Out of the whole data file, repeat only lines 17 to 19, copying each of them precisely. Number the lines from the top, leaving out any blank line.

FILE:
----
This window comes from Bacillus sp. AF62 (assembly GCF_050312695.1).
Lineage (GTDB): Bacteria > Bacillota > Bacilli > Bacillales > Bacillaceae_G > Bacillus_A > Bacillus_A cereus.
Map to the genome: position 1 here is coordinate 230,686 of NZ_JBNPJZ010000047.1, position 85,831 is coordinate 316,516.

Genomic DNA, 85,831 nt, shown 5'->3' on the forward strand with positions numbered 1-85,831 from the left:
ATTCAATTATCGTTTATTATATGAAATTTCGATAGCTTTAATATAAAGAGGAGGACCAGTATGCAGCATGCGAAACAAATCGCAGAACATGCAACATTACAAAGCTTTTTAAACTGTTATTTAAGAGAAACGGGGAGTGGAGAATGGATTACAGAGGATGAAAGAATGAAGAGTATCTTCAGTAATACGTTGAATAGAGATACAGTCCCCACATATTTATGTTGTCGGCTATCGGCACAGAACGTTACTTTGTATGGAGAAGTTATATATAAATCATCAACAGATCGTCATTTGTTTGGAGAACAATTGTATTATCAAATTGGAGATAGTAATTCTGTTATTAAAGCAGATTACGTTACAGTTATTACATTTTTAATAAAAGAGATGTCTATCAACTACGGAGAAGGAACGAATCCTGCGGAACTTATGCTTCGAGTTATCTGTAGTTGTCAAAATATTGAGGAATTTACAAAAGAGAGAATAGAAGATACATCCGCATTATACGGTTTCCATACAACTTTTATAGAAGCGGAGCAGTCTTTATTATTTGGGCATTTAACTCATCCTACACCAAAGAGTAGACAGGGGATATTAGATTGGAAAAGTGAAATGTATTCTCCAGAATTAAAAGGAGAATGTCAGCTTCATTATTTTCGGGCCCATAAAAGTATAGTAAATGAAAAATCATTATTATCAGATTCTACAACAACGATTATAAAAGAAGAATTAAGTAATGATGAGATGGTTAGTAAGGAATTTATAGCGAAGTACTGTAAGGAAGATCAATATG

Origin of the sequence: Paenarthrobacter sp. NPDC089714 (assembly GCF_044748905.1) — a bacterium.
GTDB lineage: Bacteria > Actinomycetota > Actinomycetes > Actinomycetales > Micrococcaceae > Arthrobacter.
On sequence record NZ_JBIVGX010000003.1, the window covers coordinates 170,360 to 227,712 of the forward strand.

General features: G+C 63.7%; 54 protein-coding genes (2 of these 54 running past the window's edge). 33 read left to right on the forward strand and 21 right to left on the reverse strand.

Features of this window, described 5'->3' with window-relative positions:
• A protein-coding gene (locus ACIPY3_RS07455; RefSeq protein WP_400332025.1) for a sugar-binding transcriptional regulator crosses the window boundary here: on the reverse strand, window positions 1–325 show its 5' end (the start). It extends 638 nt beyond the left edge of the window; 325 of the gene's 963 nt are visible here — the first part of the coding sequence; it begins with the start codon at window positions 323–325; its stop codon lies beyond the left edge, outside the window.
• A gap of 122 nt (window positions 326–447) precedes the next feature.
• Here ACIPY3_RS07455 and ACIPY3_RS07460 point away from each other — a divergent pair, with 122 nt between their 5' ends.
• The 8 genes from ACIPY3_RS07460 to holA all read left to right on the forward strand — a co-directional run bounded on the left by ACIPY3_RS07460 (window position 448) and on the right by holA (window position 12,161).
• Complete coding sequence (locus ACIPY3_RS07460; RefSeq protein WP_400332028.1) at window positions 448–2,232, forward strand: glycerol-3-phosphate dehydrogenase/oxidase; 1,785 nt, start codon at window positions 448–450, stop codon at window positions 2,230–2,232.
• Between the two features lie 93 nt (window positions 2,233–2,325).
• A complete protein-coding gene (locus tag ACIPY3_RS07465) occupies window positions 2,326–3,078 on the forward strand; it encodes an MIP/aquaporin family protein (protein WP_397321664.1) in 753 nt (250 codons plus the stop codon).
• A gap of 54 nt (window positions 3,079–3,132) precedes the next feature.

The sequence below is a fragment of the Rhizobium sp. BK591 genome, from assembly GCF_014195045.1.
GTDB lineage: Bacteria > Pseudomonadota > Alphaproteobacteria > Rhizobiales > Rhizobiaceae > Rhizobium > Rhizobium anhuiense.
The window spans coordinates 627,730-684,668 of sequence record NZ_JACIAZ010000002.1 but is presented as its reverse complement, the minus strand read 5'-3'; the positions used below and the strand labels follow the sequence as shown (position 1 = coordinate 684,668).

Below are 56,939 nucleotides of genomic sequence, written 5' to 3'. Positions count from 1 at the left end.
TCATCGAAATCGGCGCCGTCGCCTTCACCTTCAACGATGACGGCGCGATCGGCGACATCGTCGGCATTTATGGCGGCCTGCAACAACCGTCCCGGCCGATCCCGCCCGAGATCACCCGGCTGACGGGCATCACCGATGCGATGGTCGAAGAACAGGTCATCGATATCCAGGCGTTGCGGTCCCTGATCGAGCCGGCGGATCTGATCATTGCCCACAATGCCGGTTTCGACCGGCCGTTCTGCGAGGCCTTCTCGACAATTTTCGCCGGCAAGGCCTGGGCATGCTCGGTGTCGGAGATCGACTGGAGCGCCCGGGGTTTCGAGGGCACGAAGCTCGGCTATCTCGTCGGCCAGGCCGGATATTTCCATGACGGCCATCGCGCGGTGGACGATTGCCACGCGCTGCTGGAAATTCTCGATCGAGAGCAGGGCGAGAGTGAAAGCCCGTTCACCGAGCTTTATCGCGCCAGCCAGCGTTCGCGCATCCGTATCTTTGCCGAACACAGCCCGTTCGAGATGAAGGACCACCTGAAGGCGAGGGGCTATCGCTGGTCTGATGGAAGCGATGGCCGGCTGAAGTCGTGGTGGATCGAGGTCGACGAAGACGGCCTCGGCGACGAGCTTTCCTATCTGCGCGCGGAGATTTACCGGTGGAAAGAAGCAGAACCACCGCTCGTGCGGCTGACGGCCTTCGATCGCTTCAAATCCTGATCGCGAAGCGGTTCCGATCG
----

• A complete protein-coding gene (locus tag ACIPY3_RS07465) occupies window positions 2,326–3,078 on the forward strand; it encodes an MIP/aquaporin family protein (protein WP_397321664.1) in 753 nt (250 codons plus the stop codon).
• A gap of 54 nt (window positions 3,079–3,132) precedes the next feature.

The sequence below is a fragment of the Rhizobium sp. BK591 genome, from assembly GCF_014195045.1.